So it has replaced a dictionary lookup with an if statement. In addition it is caching the Type instance of known types, rather than calculating them every time. As you can see the optimisation pays off in some circumstance but not in others, so it’s not a clear win. It depends on where the type is in the list of if statements. If it’s near the beginning (e.g. System.String ) it’ll be quicker than if it’s near the end (e.g. System.Byte[] ), which makes sense as all the other comparisons have to be done first.

Full benchmark code and results

Looking up types when deserializing

The 2nd optimisation works by removing all unnecessary memory allocations, it did this by:

  • Using a custom struct (value type) rather than a class
  • Pre-calculating a hash code once, rather than each time a comparison is needed.
  • Doing string comparisons with raw byte [] , rather than deserialising to a string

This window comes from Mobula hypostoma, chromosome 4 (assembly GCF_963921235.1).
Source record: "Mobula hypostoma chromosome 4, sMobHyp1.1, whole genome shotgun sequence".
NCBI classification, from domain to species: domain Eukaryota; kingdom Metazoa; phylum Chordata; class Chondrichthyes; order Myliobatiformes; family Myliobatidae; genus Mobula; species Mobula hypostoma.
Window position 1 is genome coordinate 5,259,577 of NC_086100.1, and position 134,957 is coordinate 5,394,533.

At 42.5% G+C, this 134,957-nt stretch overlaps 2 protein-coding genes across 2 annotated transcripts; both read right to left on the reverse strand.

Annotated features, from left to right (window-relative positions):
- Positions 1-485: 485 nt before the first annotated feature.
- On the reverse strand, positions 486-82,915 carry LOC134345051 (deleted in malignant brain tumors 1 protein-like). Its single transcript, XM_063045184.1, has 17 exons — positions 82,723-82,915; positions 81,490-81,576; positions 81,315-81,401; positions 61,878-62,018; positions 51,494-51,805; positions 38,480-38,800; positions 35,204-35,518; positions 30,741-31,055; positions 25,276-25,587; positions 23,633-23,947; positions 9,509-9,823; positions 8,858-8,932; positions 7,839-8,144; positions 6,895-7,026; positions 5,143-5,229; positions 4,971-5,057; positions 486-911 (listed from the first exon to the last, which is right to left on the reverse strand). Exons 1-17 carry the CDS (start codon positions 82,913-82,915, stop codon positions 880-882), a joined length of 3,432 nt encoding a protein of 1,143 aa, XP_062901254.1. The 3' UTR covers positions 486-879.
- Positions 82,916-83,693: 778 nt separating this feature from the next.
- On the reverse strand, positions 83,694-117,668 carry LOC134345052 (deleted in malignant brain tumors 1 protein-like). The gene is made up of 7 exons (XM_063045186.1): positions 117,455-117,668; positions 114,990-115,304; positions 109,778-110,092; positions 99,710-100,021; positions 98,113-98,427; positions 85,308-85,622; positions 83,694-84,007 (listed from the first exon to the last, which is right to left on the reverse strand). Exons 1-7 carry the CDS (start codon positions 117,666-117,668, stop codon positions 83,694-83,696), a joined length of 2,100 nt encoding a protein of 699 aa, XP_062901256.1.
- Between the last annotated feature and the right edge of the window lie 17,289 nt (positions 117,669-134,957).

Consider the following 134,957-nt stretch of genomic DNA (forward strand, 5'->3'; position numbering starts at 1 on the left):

Full benchmark code and results

Note:these results nicely demonstrate how BenchmarkDotNet can show youmemory allocations as well as the time taken.

Interestingly they hadn’t actually removed all memory allocations as the comparisons between OptimisedLookup and OptimisedLookupCustomComparer show. To fix this I sent a P.R which removes unnecessary boxing, by using a Custom Comparer rather than the default struct comparer.

Byte buffers, allocations and GC

Again removing unnecessary memory allocations were key in this optimisation, most of which can be seen in the NoAllocBitConverter . Clearly serialisation spends a lot of time converting from the in-memory representation of an object to the serialised version, i.e. a byte [] . So several tricks were employed to ensure that temporary memory allocations were either removed completely or if that wasn’t possible, they were done by re-using a buffer from a pool rather than allocating a new one each time (see “Buffer recycling” )